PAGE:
WASHINGTON – State health officials said it is too soon to tell if a Maryland nurse’s death after she received her smallpox shot will affect a vaccination program that they said had been gaining steam.
The death of the unidentified woman, along with six other reports of heart problems after vaccination, led the Centers for Disease Control and Prevention this week to recommend that anyone with heart problems not get vaccinated.
The ban is a precaution, since there is no known direct link between the vaccination and the death of the nurse, who apparently suffered a heart attack Sunday.
Maryland health officials said that there had been an increase in the number of health care workers volunteering for the smallpox shots, after a somewhat slow start, since few serious reactions had been reported.
“I think participation is going to increase in our April and May clinics,” said Katherine Farrell, the deputy health officer for the Anne Arundel County Health Department. “I don’t think we’re going to get up to the full number of Doses, but it’s kind of hard to tell. We’re certainly in a better place than we were in January.”
The pool of eligible workers was already small before this week’s ban on people with heart conditions. Health workers can be prohibited if they have conditions such as eczema, a compromised immune system or a pregnant spouse, for example.
The federal plan calls for 500,000 health care workers to be vaccinated in phase one as a guard against a possible terrorist attack with the potentially deadly virus. Phase two will be the vaccination of first responders like police officers, firefighters and emergency medical technicians.
Phase three, if necessary, will be vaccination of the general public. Mass smallpox vaccinations in the United States ended in 1972.
Maryland health departments and hospitals had vaccinated 414 people by Wednesday, state officials said. Nationally, 21,698 people had been vaccinated as of March 14, with about 19 of them reporting severe to moderate side effects, according to the CDC.
Maryland health officials said one woman developed a severe rash after her shot, but the most common complications so far have been itching and swelling around the vaccination site.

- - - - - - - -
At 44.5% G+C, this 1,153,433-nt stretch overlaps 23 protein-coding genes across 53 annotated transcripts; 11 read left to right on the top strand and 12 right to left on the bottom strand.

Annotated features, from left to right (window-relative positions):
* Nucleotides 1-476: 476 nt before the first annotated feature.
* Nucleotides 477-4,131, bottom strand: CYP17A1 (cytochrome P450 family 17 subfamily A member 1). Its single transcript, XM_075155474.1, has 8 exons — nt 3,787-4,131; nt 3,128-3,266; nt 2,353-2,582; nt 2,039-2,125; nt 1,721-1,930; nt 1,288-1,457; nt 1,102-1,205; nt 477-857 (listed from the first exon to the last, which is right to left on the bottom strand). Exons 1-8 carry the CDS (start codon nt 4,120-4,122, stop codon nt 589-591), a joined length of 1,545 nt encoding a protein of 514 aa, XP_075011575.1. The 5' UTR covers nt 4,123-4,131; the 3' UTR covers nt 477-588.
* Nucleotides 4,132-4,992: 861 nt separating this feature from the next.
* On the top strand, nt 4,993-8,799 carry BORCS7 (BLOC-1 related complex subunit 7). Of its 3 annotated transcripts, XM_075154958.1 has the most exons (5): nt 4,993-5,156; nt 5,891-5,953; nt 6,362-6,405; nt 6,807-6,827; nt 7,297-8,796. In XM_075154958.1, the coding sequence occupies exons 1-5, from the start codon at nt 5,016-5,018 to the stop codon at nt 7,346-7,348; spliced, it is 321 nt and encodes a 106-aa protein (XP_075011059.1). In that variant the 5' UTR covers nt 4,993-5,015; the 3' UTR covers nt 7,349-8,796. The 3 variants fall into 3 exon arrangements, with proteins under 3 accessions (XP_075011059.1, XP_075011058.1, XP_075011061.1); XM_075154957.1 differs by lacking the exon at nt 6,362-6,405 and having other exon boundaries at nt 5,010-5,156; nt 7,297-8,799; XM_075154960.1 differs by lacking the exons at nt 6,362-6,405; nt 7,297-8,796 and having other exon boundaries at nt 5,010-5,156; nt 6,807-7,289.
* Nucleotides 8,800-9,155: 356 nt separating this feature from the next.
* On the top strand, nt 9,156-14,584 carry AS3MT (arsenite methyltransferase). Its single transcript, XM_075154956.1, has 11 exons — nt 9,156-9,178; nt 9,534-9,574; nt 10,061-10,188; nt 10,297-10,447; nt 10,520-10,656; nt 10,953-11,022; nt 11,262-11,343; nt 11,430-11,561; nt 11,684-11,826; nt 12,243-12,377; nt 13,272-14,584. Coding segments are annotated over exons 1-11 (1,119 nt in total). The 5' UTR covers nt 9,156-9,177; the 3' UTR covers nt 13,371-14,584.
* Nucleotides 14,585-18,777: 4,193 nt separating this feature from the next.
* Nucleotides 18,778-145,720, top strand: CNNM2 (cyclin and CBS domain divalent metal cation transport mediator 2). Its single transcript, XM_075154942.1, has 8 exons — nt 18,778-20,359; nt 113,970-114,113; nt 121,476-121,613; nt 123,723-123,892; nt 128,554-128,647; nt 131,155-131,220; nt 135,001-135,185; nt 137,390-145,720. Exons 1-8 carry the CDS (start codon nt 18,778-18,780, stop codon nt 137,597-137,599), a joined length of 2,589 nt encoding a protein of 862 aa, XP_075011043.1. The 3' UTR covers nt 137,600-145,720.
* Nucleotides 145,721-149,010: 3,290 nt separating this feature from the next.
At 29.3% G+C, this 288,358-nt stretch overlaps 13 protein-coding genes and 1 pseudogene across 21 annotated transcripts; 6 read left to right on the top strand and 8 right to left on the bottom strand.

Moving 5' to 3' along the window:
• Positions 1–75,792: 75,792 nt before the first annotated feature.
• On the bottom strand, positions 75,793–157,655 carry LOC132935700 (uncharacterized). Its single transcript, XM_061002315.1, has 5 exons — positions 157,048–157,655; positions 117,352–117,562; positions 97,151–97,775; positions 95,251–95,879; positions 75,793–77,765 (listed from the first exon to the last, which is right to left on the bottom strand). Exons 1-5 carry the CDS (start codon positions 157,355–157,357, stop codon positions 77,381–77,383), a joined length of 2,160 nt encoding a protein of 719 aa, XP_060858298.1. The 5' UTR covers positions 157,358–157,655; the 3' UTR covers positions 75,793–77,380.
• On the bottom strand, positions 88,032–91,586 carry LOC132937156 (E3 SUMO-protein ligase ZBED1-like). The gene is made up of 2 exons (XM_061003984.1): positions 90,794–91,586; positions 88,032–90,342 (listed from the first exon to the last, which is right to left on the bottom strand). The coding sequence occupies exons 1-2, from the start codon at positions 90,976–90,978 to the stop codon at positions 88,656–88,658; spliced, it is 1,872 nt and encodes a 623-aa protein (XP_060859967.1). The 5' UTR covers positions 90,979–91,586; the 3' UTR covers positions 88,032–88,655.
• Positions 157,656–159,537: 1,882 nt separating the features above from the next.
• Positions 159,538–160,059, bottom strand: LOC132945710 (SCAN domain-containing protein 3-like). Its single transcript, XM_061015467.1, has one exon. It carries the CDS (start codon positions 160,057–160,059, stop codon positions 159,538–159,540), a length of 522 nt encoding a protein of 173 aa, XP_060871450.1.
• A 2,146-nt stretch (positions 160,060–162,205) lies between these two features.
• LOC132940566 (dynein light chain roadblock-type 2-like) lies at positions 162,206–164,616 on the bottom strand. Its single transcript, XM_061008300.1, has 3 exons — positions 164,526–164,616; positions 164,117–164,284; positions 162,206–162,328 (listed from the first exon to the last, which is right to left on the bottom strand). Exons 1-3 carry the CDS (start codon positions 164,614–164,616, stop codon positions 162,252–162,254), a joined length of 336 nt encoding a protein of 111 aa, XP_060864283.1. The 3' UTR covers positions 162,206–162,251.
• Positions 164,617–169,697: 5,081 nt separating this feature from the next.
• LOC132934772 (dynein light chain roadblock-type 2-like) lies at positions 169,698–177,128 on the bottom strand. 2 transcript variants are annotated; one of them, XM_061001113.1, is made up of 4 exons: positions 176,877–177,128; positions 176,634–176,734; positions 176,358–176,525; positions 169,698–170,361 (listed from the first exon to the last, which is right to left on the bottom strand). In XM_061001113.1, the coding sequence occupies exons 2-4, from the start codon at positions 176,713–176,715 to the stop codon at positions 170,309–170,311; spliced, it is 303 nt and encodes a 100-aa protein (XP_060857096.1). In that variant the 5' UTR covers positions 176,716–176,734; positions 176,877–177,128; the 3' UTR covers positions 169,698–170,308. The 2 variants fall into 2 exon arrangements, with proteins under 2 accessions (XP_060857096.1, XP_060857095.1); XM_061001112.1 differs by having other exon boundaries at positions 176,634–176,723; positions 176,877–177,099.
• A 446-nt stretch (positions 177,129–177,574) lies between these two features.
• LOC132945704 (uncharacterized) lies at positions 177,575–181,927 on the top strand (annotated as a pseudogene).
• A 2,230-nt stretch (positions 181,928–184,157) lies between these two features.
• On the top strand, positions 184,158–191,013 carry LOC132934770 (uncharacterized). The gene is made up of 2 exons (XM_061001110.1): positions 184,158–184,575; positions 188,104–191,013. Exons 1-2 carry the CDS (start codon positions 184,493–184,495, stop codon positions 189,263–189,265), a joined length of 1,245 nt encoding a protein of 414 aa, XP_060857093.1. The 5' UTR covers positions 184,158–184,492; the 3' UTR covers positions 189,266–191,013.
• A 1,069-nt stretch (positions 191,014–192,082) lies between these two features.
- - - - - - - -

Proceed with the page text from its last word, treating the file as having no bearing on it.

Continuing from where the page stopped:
But critics say the lack of serious reactions does not mean state and federal officials should ignore their concerns about inadequate compensation for lost time, program funding and comprehensive training.
“People are not going to be forthcoming until they know that these things are available to them,” said Catherine O’Neal, director of nursing for the emergency department at Mercy Hospital in Baltimore. “They (the federal government) should have had this is place three months ago, it should have been thought out.”
O’Neal, who has been vaccinated, said a federal proposal only provides about $260,000 for death or permanent disability and ignores short-term absences because of complications. Maryland’s worker’s compensation program covers some missed time, but ignores costs of hospitalization, she said.
But health officials said other factors are more to blame for the pace of vaccinations.
“Some of the slowness goes beyond people simply being hesitant about getting vaccinated, there are other issues that people just needed to chew on a bit,” said Rod MacRae, a Washington County Health Department spokesman.
He and others said that people are not likely to volunteer for the shots while questions about the likelihood of an attack remain.
Dr. Christa-Marie Singleton also blamed sensational stories in the media that discuss the probability of death and severe reactions from vaccination. The stories often ignore the fact that these statistics are calculated from the general population, which has not been screened as heavily as health care workers are being screened.
“When people see the negative reports, that causes reluctance,” said Singleton, the director of public health emergency preparedness for the Baltimore County Health Department. “People don’t realize the screening process that takes place.”
Farrell said Anne Arundel County has inoculated about 50 of the 218 hospital and health department workers scheduled for vaccination, and she expects to finish by May. MacRae said about 27 people have been vaccinated in Washington County and that the county has the doses for about 100 people.